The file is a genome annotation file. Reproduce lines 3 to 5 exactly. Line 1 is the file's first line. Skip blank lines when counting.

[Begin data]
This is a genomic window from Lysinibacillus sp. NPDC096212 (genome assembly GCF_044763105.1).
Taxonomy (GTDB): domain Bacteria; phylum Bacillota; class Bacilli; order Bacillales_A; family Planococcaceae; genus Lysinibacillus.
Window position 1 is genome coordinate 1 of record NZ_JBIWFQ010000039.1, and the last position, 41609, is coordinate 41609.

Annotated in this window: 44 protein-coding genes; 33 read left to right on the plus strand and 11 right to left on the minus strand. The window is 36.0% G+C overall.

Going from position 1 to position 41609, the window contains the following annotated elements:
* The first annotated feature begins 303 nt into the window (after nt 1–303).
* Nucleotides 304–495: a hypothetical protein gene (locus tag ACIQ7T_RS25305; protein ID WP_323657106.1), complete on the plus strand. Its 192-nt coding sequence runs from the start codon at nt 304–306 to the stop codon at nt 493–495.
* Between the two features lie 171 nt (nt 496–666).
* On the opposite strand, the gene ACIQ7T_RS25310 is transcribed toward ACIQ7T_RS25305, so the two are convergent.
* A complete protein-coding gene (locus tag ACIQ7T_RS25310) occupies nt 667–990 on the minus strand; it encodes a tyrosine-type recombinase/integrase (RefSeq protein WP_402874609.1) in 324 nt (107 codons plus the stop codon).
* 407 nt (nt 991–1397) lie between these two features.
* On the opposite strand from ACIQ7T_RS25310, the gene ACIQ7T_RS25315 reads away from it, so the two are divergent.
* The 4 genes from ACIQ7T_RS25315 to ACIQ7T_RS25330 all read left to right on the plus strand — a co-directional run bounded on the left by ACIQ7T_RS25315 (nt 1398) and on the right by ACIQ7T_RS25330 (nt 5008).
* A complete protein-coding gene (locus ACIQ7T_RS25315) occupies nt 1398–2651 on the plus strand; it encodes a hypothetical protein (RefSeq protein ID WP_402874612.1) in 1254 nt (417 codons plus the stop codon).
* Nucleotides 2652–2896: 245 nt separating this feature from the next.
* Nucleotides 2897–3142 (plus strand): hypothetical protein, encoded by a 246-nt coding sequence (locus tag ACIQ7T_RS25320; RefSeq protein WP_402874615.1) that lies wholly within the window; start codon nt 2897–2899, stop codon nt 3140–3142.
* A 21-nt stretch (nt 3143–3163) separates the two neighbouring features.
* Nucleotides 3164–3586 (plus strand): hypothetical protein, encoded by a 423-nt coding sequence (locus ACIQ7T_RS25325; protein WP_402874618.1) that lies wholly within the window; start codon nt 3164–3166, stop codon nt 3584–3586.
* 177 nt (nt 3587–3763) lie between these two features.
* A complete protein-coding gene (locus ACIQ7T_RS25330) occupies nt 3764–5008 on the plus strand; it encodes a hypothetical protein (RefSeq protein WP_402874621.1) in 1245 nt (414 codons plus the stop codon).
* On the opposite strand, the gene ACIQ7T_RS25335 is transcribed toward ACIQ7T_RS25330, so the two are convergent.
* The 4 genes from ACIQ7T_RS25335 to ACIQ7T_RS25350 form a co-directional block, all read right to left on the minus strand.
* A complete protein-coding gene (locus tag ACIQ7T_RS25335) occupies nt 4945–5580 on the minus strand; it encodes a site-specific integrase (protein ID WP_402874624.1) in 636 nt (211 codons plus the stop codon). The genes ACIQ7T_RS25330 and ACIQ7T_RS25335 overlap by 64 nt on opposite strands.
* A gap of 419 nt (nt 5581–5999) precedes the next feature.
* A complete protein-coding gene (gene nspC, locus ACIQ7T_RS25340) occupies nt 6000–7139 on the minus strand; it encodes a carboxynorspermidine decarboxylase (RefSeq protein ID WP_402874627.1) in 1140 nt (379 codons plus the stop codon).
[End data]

Window position 1 is genome coordinate 1 of record NZ_JBIWFQ010000039.1, and the last position, 41609, is coordinate 41609.

Annotated in this window: 44 protein-coding genes; 33 read left to right on the plus strand and 11 right to left on the minus strand. The window is 36.0% G+C overall.

Going from position 1 to position 41609, the window contains the following annotated elements: